1) Pointing the way: Mother Teresa relates this incident from her life. Once a man came to the home for the dying in Kalighat, and just walked straight into the ward. Mother Teresa was sitting there. A while later the man came to Mother and said to her, “I came here with so much hate in my heart; hate for God and hate for man. I came here empty and embittered, and I saw a Sister giving her wholehearted attention to that patient there and realized that God still lives. Now I go out a different man. I believe there is a God and he loves us still.” That sister paved the way for God in that embittered man’s life. John the Baptist, as foretold by the prophet Isaiah was the voice that was making the way straight for the Lord. He facilitated the coming of Jesus. He paved the way for Christ’s coming by his austere life, preaching and death. (John Rose in John’s Sunday Homilies;   quoted by Fr. Botelho)
2) What’s in a name? William Shakespeare in his play Romeo and Juliet wrote, “What’s in a name? A rose by any other name would smell just as sweet.” Actually, in Biblical names there was often a rich meaning in the name. When the time came to circumcise this child, neighbors and relatives expected him to be named after his father, Zechariah. But his mother insisted, “No, he is to be called John.” “The name, “John,” in Hebrew is “Yehohanan.” It means “The Lord is gracious,” or maybe better, “The Lord shows favor.” The birthday of John Baptist relates to the birth of Jesus. The Church selected the time of the winter solstice to celebrate the birth of Jesus because from that time the days gradually grow longer; the amount of daylight increases. The Church selected the time of the summer solstice to celebrate the birth of the Baptist because from this time the days gradually grow shorter; the amount of daylight diminishes. This symbolizes the words of the Baptist in speaking of Jesus, “He must increase while I must decrease”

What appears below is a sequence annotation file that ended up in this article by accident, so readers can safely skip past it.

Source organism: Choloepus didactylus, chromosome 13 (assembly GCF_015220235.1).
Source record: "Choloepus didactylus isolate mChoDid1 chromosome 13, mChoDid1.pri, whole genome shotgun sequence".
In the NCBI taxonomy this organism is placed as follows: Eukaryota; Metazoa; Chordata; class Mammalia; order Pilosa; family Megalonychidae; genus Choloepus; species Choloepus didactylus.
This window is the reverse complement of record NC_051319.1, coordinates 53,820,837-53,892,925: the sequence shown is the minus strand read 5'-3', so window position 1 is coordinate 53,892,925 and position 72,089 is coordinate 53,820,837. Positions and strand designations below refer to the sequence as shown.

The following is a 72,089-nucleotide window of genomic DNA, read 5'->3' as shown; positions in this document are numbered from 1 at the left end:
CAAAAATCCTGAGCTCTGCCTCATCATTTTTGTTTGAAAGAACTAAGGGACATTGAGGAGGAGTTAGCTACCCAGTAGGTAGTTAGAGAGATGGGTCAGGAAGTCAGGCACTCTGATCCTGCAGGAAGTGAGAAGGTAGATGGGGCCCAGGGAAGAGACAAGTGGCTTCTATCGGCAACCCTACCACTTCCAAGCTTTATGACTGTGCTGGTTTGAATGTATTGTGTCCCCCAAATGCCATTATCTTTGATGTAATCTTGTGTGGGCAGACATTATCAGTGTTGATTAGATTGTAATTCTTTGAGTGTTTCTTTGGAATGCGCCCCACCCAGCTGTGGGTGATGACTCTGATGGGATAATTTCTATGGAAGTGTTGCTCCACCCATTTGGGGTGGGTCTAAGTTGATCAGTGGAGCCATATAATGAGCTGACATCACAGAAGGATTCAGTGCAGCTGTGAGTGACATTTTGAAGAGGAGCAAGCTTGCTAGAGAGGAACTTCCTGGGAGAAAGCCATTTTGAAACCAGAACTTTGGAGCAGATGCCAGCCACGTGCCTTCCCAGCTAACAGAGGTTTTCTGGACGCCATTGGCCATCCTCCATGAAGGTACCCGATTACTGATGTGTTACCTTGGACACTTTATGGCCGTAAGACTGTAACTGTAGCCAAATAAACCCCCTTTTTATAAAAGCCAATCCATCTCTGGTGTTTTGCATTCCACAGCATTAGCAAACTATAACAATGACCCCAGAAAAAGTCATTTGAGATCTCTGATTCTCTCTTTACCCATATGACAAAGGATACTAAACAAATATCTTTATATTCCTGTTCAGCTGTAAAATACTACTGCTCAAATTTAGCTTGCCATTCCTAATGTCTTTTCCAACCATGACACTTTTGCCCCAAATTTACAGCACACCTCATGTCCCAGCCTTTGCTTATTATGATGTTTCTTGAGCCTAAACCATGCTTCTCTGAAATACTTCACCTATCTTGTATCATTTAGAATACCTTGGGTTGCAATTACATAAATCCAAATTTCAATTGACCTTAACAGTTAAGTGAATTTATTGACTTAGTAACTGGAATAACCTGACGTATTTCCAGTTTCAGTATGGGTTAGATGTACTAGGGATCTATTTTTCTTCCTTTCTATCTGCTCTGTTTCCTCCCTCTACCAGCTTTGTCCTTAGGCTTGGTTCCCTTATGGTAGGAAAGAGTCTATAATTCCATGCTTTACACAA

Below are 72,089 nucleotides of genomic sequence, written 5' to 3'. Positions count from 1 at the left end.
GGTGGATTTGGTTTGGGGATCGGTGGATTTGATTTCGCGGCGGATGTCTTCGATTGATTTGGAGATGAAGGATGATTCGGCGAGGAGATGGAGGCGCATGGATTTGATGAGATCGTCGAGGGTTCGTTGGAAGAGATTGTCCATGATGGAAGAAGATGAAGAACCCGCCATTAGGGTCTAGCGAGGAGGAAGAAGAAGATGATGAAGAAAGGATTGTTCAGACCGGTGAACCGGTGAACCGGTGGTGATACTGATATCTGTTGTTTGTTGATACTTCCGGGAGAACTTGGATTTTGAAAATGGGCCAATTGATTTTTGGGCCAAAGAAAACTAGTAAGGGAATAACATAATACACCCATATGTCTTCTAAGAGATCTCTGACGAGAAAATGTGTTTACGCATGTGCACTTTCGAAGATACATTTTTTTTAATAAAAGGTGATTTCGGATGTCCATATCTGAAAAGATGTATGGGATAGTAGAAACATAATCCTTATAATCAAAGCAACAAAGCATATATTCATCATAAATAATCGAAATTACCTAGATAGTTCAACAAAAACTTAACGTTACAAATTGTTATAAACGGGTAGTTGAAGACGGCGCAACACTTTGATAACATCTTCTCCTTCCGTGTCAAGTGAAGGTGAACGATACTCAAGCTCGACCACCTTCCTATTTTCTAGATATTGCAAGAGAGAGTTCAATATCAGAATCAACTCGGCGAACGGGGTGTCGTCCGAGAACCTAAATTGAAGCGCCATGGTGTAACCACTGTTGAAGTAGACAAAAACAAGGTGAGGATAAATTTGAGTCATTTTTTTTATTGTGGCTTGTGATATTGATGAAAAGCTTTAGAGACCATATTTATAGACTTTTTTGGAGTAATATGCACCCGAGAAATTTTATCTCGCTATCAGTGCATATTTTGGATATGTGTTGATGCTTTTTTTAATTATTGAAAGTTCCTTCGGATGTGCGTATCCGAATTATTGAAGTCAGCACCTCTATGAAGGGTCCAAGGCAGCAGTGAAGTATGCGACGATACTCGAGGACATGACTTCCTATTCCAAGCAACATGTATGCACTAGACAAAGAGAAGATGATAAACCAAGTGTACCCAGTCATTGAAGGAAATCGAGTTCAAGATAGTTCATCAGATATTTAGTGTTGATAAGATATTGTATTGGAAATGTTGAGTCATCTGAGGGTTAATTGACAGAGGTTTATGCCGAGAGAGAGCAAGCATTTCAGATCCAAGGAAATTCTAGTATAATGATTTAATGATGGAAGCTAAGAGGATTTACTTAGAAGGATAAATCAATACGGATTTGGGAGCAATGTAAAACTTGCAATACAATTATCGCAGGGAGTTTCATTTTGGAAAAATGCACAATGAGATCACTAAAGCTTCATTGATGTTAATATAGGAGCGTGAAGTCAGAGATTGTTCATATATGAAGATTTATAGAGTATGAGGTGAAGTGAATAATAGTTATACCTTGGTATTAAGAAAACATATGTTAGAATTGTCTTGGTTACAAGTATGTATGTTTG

(Charles Miller in Sunday Preaching; quoted by Fr. Botelho) L/18
 ****
From Fr. Jude Botelho:

The prophet Isaiah was well aware of the specialness of his calling and vocation. “The Lord called me before I was born; while I was in my mother’s womb he named me. In the shadow of his hand he hid me.” He said to me, “You are my servant, Israel, in whom I will be gloried.” “I will give you as the light of the nations, that my salvation will reach the ends of the earth.”

“He will be called John”